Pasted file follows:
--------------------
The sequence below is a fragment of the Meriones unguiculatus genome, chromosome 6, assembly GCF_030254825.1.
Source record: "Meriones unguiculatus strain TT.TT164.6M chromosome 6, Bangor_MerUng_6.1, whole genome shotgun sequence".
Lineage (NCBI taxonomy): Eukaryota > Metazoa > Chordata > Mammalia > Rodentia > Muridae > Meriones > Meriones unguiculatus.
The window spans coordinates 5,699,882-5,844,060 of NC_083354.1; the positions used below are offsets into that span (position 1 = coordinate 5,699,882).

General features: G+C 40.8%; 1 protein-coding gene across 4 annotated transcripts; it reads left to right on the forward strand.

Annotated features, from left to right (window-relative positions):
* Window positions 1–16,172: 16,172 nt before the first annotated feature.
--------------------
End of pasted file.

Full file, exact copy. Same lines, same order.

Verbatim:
The sequence below is a fragment of the Meriones unguiculatus genome, chromosome 6, assembly GCF_030254825.1.
Source record: "Meriones unguiculatus strain TT.TT164.6M chromosome 6, Bangor_MerUng_6.1, whole genome shotgun sequence".
Lineage (NCBI taxonomy): Eukaryota > Metazoa > Chordata > Mammalia > Rodentia > Muridae > Meriones > Meriones unguiculatus.
The window spans coordinates 5,699,882-5,844,060 of NC_083354.1; the positions used below are offsets into that span (position 1 = coordinate 5,699,882).

General features: G+C 40.8%; 1 protein-coding gene across 4 annotated transcripts; it reads left to right on the forward strand.

Annotated features, from left to right (window-relative positions):
* Window positions 1–16,172: 16,172 nt before the first annotated feature.